Friday, June 15, 2007

Fallen Idol

In answer to a couple of emails I recently received:


The answer depends, in part, on whether you’re asking an intellectual question or an existential question.

Are you asking about the theology of sin? Anthony Hoekema has several chapters on this topic in his book Created in God’s Image.

Likewise, Tom Schreiner discusses the subject extensively (see index and table of contents in his book on Paul, Apostle of God’s Glory in Christ.

And, from a more pastoral perspective, there is the first chapter of J. C. Ryle’s book on Holiness.

Or are you asking an existential question in terms of how you internalize the theology of sin?

Because, in this life, our knowledge of God, while pervasive, is somewhat oblique, the idea of sinning against God tends to be a bit abstract. Something we may grasp at a cerebral level, but not identify with at an emotional level.

It also depends on our persona experience with sin. Some converts to the faith have a strong sense of the power of sin because they were once enslaved to destructive, compulsive-behaviors

Likewise, some converts to the faith have a strong sense of the guilt of sin because they have gravely wronged people very dear to them.

However, even if that is not your experience, human beings have been endowed with a capacity to imaginatively empathize with the situation of others. This is why we find fiction so appealing, whether in film, TV, or literature. So it’s possible to analogize from the experience of others to sinning against God.

Imagine if your dad was a hopeless alcoholic. You would certainly appreciate the power of sin, even if you yourself were not a hard drinker.

Imagine, further, if you were raised by your big brother. Your father was too drunk too much of the time to be a father. So your brother had to take up the slack. He became your guide and guardian.

And suppose, despite everything your older brother had done for you, there came a day when you betrayed him. Suppose you were using drugs. They were in your possession.

While you and your brother were driving, suppose you were stopped by the police. Maybe for some minor traffic infraction. Or maybe at a random checkpoint to catch drunk drivers.

In your fear and panic, you plant the drugs on your brother. So he is the one who's arrested, charged, convicted, and imprisoned instead of you.

Or, to vary the illustration, say you had a falling out with your supplier. As a result, there’s a drive by shooting in which you survive, but your brother is killed. And all because of you. Because of your illicit habit.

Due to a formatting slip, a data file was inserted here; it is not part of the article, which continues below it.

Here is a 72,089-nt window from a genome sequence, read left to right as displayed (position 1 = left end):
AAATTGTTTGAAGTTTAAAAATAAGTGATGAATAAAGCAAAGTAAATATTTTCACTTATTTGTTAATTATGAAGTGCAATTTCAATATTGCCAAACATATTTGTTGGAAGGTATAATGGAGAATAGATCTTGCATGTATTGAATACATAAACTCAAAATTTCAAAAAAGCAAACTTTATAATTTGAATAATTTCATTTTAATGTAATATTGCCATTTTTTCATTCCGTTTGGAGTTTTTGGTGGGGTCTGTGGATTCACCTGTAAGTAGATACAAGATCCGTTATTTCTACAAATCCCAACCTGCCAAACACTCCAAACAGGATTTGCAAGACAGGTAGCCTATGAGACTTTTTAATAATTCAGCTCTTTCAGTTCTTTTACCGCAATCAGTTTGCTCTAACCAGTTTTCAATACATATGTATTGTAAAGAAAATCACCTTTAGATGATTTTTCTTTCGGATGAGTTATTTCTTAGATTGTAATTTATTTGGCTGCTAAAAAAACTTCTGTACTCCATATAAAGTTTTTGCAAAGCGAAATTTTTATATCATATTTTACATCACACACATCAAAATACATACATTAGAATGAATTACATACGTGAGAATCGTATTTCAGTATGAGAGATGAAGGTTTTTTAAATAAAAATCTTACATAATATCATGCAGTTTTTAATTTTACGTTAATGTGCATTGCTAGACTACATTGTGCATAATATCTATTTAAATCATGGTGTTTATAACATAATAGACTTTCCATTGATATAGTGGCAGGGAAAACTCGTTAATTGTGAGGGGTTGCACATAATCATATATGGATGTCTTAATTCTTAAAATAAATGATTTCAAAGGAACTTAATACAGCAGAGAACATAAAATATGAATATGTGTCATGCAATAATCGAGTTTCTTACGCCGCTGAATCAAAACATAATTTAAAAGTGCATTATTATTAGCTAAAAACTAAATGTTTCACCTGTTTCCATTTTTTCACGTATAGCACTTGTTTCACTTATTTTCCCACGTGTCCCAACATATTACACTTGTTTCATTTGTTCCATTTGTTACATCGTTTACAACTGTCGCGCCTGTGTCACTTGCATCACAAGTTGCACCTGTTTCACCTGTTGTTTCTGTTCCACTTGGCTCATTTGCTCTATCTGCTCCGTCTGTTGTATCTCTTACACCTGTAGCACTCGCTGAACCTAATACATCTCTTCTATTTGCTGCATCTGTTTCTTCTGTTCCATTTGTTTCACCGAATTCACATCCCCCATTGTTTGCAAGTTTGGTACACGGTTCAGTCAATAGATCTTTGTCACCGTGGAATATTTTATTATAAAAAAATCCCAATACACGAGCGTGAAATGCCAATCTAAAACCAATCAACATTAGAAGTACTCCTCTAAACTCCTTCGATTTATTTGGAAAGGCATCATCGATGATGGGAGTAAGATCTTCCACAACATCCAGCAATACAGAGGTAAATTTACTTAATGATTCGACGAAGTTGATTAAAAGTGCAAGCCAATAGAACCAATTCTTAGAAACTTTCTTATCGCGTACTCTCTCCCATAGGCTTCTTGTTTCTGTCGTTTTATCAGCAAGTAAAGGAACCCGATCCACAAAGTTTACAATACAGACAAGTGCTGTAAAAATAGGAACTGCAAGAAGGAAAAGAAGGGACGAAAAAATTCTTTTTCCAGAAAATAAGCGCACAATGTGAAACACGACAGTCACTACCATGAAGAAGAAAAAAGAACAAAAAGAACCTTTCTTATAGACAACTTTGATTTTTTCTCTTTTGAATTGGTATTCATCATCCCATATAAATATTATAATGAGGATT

Imagine the guilt you would feel! Then consider how much more we owe to God than we do to any human mentor or parent.

That should help to give you and me a sense of sin’s ingratitude and gravitas.


There's no firm answer to this question, and one reason is that it's not necessarily the right question to ask.

1. As you know, idolatry has a very specific meaning in Scripture. It's tied up with polytheism.

Preachers often use idolatry as a metaphor. There's nothing necessarily wrong with this generic application, but it's a mistake to read the application back into a passage like Ps 16, as if that's what the Bible is talking about.

2. Another problem with the speaker's position is that it's feelings-oriented. How do you feel about God in relation to "worldly" things?

But, of course, we have little direct control over our feelings. And there's no way to quantify our feelings. How much is too much? How much is too little?

It confronts the Christian with an impossible task.

3. There are many different ways to experience God in this life. Through nature and natural, common grace goods. Through the Bible and other means of grace, like prayer, hymnody, Christian fellowship.

But these are all indirect. In this life we don't get to know Jesus the way the disciples got to know Jesus.

By contrast, we can get to know other people directly (friends, family members).

It's unnatural to suppose that we can feel the same way about a person we've never but, but only read about, than we can about a person we can actually see and hear, hug, live with, or do things with. That's just the way that human nature is wired.

I'd add that God has also be present in the people he's given to us. The people he's brought into our lives.

Some people are emblems of his grace. Embodiments of grace.

4. Instead of trying to focus on our feelings, which is an effect of something else, we should focus on the cause. We should cultivate a spirit of thankfulness. Thank God throughout the day for the many blessings he brings our way. That's one way of finding God's presence in our lives. Even keep a spiritual diary or daily journal, since we tend to forget from one day to the next the many, sometimes unexpected, ways we've been blessed.

And we should apply ourselves to the means of grace, like prayer, Bible-reading, hymnody, devotional reading, Christian fellowship.

And we should also enjoy the good things of life. That's a way of thanking God.

Gratitude doesn't exist in a vacuum. One needs to cultivate a life-experience that gives us reason to be grateful.

That also helps to tide us over during the dry seasons in the walk of faith.

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